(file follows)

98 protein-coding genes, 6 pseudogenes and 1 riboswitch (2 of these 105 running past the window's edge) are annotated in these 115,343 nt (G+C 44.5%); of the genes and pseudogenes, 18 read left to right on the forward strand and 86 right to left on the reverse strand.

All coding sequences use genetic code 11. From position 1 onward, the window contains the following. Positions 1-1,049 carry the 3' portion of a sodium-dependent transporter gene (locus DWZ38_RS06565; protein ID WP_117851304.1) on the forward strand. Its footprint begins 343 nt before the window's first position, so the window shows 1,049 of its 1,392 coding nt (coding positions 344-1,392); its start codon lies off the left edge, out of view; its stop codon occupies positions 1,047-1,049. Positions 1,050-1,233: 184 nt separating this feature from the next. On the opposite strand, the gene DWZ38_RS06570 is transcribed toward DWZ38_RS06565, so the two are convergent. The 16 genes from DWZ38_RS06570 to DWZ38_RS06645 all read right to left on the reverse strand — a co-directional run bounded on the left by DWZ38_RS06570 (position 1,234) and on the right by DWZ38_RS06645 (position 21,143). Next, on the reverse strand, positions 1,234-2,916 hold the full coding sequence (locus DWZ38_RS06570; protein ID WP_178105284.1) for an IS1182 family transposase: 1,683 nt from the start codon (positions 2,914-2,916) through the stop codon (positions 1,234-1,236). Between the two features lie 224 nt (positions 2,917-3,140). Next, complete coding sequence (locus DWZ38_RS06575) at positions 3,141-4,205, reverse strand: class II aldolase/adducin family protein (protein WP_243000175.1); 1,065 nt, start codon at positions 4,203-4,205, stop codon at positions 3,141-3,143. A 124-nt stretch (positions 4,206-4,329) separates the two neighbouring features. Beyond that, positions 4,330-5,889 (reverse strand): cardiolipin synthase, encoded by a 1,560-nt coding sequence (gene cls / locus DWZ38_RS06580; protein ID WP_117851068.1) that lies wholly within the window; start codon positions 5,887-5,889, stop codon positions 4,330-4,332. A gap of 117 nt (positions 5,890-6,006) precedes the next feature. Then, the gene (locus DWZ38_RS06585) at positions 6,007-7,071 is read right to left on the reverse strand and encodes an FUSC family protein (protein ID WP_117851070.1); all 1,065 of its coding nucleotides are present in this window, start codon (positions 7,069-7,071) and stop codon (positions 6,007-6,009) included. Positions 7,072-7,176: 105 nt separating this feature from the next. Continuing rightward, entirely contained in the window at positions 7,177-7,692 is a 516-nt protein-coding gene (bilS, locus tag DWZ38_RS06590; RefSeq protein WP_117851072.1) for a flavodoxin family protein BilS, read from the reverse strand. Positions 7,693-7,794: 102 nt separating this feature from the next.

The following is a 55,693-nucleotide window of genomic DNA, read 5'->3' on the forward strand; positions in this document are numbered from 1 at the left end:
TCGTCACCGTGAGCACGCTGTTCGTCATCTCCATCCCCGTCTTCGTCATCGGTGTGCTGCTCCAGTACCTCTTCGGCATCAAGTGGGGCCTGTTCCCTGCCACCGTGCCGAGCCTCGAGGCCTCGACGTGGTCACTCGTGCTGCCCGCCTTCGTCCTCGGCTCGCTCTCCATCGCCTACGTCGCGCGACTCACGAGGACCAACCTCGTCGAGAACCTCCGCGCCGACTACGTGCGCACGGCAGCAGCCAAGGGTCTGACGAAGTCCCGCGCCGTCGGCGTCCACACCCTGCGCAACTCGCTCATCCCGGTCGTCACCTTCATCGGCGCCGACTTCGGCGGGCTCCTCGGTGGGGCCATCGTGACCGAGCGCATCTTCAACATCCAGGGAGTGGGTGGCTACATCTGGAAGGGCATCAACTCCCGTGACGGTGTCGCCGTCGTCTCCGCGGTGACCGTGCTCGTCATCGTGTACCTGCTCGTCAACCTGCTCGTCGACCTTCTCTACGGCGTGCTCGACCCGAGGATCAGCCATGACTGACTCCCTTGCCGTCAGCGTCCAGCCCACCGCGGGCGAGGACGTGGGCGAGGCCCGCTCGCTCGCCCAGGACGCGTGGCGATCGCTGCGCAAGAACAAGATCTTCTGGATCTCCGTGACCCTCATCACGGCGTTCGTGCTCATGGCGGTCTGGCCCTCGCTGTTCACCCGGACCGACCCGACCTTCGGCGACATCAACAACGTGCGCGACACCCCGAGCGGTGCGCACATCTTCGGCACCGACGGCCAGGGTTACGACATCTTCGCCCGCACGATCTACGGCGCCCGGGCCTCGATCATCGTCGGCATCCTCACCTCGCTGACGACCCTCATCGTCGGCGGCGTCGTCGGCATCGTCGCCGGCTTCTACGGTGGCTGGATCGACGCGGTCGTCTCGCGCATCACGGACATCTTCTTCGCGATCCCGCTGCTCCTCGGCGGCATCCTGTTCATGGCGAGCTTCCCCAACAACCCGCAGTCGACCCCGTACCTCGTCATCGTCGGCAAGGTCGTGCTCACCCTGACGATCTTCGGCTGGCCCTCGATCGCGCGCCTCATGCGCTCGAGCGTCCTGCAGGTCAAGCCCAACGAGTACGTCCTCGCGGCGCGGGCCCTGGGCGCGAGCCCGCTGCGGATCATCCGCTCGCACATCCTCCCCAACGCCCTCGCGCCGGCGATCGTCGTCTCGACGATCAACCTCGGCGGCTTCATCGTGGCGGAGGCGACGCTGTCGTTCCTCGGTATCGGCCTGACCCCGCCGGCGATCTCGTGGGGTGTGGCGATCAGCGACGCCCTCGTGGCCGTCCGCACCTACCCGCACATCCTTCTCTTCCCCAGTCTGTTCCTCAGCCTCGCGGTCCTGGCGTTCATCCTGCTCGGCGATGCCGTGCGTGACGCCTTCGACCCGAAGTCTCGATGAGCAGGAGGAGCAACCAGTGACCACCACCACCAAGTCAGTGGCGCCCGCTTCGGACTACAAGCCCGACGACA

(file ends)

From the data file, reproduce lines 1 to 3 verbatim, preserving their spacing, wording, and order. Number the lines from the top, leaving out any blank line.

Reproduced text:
98 protein-coding genes, 6 pseudogenes and 1 riboswitch (2 of these 105 running past the window's edge) are annotated in these 115,343 nt (G+C 44.5%); of the genes and pseudogenes, 18 read left to right on the forward strand and 86 right to left on the reverse strand.

All coding sequences use genetic code 11. From position 1 onward, the window contains the following. Positions 1-1,049 carry the 3' portion of a sodium-dependent transporter gene (locus DWZ38_RS06565; protein ID WP_117851304.1) on the forward strand. Its footprint begins 343 nt before the window's first position, so the window shows 1,049 of its 1,392 coding nt (coding positions 344-1,392); its start codon lies off the left edge, out of view; its stop codon occupies positions 1,047-1,049. Positions 1,050-1,233: 184 nt separating this feature from the next. On the opposite strand, the gene DWZ38_RS06570 is transcribed toward DWZ38_RS06565, so the two are convergent. The 16 genes from DWZ38_RS06570 to DWZ38_RS06645 all read right to left on the reverse strand — a co-directional run bounded on the left by DWZ38_RS06570 (position 1,234) and on the right by DWZ38_RS06645 (position 21,143). Next, on the reverse strand, positions 1,234-2,916 hold the full coding sequence (locus DWZ38_RS06570; protein ID WP_178105284.1) for an IS1182 family transposase: 1,683 nt from the start codon (positions 2,914-2,916) through the stop codon (positions 1,234-1,236). Between the two features lie 224 nt (positions 2,917-3,140). Next, complete coding sequence (locus DWZ38_RS06575) at positions 3,141-4,205, reverse strand: class II aldolase/adducin family protein (protein WP_243000175.1); 1,065 nt, start codon at positions 4,203-4,205, stop codon at positions 3,141-3,143. A 124-nt stretch (positions 4,206-4,329) separates the two neighbouring features. Beyond that, positions 4,330-5,889 (reverse strand): cardiolipin synthase, encoded by a 1,560-nt coding sequence (gene cls / locus DWZ38_RS06580; protein ID WP_117851068.1) that lies wholly within the window; start codon positions 5,887-5,889, stop codon positions 4,330-4,332. A gap of 117 nt (positions 5,890-6,006) precedes the next feature. Then, the gene (locus DWZ38_RS06585) at positions 6,007-7,071 is read right to left on the reverse strand and encodes an FUSC family protein (protein ID WP_117851070.1); all 1,065 of its coding nucleotides are present in this window, start codon (positions 7,069-7,071) and stop codon (positions 6,007-6,009) included. Positions 7,072-7,176: 105 nt separating this feature from the next. Continuing rightward, entirely contained in the window at positions 7,177-7,692 is a 516-nt protein-coding gene (bilS, locus tag DWZ38_RS06590; RefSeq protein WP_117851072.1) for a flavodoxin family protein BilS, read from the reverse strand. Positions 7,693-7,794: 102 nt separating this feature from the next.

The following is a 55,693-nucleotide window of genomic DNA, read 5'->3' on the forward strand; positions in this document are numbered from 1 at the left end: